A trauma or stress response actually activates an immune response in the body, this often manifests through inflammation, because the body is reacting as if there is something that it needs to attack or force out. Under this state of immune response, inflammation can become chronic, your immune system goes into overdrive and substances called ‘inflammatory cytokines’ continue to multiply unchecked.
All of this can lead to various physiological problems such as cardiovascular diseases, pulmonary diseases, dermatological problems, bowel problems, musculoskeletal complications and autoimmune diseases.
- See also: 'Repairing wounded lives: trauma and the promise of psychoanalytic treatment'
- See also: 'No return to the workplaces of the old status quo, the new normal is trauma-informed'
- See also: 'How nature has grounded me in the here and now during trauma recovery'
Back to the holistic complex trauma programme
Before beginning the interventions that have been selected as part of the trauma programme, myself and everyone else on the programme had to attend four psychoeducation sessions on the theory and thinking behind treating trauma holistically, and to help us choose the right interventions for us.
Week 1 & 2
In week one we identified what psychological trauma is and what a stress response is. We also discussed how a trauma cycle is ‘finished’, for this we analysed the responses of certain animals when they are attacked, and what happens when they run to safety, often what is observed is that they shake to ‘release’ the energy stored in that initial sympathetic response.
We explored how trauma means that we get ‘stuck’ in the stress response, and how that can lead to maladaptive coping mechanisms such as dissociation as well as physiological symptoms such as inflammation in the body. Finally, we explored some different coping mechanisms such as controlled breathing.
We discussed the gut and bowels. There is a growing body of research that is revealing just how important gut health is to mental health and trauma disorders are tightly linked with the gut. To explore this, we discussed the part that nutrition might play in holistically treating the physiological effects of trauma. As a group we identified the importance of vitamin B/B12 foods that can help to regulate some of the psychological and physiological effects of trauma such as exhaustion, as well as the important role of a balanced and active gut biome.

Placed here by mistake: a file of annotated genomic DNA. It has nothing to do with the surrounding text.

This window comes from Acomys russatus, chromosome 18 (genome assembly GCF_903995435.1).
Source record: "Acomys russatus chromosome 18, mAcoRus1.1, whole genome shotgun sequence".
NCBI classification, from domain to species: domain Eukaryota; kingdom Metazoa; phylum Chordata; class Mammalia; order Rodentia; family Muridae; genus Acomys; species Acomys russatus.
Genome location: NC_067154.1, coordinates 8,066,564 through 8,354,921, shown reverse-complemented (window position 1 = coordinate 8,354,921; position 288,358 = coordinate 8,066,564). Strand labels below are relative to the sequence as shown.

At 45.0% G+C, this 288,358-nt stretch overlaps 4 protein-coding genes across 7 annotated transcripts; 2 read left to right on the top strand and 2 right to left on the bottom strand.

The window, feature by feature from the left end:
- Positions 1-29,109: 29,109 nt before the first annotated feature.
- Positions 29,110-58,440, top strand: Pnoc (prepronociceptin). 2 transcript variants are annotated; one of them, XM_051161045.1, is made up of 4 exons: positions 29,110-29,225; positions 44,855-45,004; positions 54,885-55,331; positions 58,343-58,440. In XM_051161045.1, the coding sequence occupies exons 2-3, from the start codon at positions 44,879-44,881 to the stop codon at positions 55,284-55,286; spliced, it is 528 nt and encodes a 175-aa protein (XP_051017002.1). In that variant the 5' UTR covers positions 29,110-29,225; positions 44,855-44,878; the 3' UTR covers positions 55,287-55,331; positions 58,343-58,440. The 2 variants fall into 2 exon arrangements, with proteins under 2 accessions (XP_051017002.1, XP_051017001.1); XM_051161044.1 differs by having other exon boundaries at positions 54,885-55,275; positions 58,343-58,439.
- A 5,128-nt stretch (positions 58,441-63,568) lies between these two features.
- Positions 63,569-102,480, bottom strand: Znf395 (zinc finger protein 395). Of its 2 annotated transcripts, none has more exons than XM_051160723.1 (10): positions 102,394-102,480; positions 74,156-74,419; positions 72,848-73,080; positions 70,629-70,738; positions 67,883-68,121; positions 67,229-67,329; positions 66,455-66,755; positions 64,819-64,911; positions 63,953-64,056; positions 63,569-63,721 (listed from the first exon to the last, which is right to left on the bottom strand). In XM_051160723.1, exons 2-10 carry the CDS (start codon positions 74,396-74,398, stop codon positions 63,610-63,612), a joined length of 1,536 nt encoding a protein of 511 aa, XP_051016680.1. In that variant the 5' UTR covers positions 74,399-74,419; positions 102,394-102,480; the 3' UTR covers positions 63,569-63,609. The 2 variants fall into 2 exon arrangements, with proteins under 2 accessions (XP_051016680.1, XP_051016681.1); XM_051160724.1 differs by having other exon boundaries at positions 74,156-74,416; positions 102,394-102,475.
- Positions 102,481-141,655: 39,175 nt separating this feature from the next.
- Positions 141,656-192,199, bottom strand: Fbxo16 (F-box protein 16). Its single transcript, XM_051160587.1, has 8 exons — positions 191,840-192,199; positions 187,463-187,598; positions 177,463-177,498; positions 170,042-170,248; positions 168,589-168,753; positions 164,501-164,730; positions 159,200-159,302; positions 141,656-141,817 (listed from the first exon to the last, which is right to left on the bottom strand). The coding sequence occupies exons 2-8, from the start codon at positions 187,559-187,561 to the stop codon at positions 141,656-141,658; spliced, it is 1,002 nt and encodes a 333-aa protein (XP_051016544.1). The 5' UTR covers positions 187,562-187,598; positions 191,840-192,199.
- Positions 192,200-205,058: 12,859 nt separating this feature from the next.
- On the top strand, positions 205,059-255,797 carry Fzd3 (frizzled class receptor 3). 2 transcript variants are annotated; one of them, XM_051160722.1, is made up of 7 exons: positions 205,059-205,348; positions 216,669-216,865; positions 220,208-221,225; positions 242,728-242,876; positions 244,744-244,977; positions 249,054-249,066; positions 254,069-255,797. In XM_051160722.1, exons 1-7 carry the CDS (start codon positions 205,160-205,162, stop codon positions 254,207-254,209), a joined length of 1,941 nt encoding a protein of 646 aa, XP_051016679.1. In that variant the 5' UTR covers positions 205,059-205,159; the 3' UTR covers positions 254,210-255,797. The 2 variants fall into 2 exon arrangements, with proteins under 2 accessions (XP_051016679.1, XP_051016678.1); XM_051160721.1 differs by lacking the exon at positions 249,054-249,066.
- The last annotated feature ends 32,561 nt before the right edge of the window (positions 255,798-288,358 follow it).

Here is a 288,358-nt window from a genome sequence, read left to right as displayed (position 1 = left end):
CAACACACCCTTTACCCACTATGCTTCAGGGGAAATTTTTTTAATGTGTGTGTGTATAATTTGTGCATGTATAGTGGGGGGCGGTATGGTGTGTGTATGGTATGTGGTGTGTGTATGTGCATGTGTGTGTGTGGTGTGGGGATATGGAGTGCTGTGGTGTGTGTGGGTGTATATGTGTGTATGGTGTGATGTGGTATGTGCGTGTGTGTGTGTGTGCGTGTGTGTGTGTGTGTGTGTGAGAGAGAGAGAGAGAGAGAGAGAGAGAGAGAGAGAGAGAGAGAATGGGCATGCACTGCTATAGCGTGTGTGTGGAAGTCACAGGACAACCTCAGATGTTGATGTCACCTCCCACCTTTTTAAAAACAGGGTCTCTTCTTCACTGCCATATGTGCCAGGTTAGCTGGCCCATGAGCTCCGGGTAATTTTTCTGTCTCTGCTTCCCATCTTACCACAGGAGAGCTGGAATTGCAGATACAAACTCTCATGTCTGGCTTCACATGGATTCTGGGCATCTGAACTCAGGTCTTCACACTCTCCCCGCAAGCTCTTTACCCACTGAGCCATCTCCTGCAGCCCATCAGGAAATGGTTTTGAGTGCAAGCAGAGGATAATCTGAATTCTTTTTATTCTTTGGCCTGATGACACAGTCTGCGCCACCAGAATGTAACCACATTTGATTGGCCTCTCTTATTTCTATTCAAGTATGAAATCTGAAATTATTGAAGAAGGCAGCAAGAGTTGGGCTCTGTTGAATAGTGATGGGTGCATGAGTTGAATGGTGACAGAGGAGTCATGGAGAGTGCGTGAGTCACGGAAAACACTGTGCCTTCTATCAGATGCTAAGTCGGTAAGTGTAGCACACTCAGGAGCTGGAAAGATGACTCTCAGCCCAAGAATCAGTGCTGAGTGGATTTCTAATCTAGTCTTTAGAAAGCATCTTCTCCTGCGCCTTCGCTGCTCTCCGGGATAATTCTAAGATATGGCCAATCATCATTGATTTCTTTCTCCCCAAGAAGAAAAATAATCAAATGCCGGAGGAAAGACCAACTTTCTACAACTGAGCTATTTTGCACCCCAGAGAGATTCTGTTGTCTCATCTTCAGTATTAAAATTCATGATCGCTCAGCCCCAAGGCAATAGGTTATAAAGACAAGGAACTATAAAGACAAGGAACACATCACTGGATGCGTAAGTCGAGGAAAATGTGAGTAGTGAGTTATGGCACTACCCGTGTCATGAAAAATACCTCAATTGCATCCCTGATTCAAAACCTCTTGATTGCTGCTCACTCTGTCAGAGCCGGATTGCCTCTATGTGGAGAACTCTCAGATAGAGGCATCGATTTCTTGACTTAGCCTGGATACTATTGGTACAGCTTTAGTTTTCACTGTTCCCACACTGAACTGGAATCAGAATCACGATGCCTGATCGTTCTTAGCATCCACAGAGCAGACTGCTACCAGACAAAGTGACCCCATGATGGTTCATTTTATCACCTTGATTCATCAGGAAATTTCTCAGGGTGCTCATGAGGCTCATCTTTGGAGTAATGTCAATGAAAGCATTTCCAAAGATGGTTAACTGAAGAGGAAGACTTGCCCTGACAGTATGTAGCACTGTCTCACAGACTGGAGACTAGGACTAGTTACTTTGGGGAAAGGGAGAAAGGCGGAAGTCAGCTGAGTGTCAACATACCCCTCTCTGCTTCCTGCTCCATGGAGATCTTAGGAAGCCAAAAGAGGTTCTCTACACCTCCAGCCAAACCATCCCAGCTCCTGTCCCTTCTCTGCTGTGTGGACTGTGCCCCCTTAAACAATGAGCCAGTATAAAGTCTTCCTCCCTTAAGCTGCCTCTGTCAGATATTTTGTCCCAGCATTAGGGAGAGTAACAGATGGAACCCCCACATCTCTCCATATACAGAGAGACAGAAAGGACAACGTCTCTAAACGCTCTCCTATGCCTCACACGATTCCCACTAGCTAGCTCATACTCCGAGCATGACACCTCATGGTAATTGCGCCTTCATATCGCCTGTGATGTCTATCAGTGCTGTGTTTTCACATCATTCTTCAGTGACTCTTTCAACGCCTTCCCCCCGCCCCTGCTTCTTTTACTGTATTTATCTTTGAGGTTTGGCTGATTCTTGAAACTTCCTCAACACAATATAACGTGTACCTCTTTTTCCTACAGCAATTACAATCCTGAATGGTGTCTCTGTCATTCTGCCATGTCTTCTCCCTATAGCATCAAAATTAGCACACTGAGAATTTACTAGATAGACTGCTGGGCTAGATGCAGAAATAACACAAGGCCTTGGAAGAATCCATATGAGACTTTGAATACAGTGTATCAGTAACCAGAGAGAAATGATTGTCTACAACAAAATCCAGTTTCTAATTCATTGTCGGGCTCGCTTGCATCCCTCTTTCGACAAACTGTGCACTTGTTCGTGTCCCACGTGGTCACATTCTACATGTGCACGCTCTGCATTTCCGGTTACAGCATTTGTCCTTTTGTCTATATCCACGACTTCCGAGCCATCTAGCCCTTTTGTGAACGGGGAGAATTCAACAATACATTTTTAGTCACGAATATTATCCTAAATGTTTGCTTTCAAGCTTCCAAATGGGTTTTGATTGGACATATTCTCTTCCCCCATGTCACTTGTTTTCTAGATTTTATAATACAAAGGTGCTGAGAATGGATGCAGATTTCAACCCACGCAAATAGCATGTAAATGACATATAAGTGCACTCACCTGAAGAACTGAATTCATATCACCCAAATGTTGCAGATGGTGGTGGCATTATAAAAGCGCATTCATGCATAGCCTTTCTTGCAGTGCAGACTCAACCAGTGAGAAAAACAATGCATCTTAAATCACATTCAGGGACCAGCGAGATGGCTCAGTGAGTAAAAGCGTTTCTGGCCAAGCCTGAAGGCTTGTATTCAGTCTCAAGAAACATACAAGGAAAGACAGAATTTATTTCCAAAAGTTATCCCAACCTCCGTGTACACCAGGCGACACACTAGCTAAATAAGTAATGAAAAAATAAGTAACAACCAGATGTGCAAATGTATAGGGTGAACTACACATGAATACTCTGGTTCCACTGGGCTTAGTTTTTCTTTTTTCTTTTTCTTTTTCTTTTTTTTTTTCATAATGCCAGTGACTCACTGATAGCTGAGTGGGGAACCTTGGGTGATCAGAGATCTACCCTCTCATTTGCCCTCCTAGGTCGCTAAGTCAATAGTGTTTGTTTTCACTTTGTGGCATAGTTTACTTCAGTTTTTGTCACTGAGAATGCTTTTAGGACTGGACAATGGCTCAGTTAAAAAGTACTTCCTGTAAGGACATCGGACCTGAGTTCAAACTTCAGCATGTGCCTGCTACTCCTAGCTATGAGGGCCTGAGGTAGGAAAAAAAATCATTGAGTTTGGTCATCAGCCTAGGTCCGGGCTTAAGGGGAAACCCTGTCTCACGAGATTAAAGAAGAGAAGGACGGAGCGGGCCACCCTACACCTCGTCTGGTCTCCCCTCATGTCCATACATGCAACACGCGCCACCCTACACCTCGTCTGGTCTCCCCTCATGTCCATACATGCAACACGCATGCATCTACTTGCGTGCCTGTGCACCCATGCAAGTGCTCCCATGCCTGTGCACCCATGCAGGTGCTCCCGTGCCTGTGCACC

Finally we discussed how dysregulation of cortisol can impact our hormone levels which all exist in a never-ending feedback loop, where one hormone system is impacted, others follow.
Week 3 & 4
We discussed the benefit of movement, both in exercise form but also in a general way. Often when we are triggered or stressed, especially if your trauma is related to feeling powerless, we go into ‘freeze’ or ‘flop’ and rarely think of moving. We discussed how fighting that urge to stay still, can actually help us to ‘finish’ the stress cycle.
Finally, we explored the idea of toxicity both in the physical sense and in an interpersonal sense. Following on from this we identified positive, healthy ways of ‘banishing’ toxicity and of out letting the negative effects of it. Here, we discussed boundaries, safely expressing emotion, journaling, creative outlets and breathing exercises.
After the four psychoeducation sessions, which were all finished by early December, we were breaking for around a month, then meeting up in January to begin our interventions, with a better idea of the kind of interventions, treatments, and social prescribing experiences we believe would best suit us.
This is an entirely new way, especially within the NHS, to treat trauma. Without the framework of talking therapy, those of us within this programme are being encouraged to understand and perceive the symptoms we experience every day, through a different lens.
I will be continuing to document my experiences on this journey, here in our blog section, and of the potential benefits of each of the interventions I will be taking part in or have personally chosen. As I mentioned earlier, this is the first of its kind in the UK, and although those running the programme, nor myself would ever suggest this kind of treatment should replace traditional talking therapies or medication, it could be that this holistic treatment becomes a very necessary tool in how we understand and treat trauma moving forward.
The interventions, treatments and social prescribing practices I will be taking part in:
- trauma informed yoga
- TRE (trauma releasing exercise)
- foraging in nature
- equine assisted therapy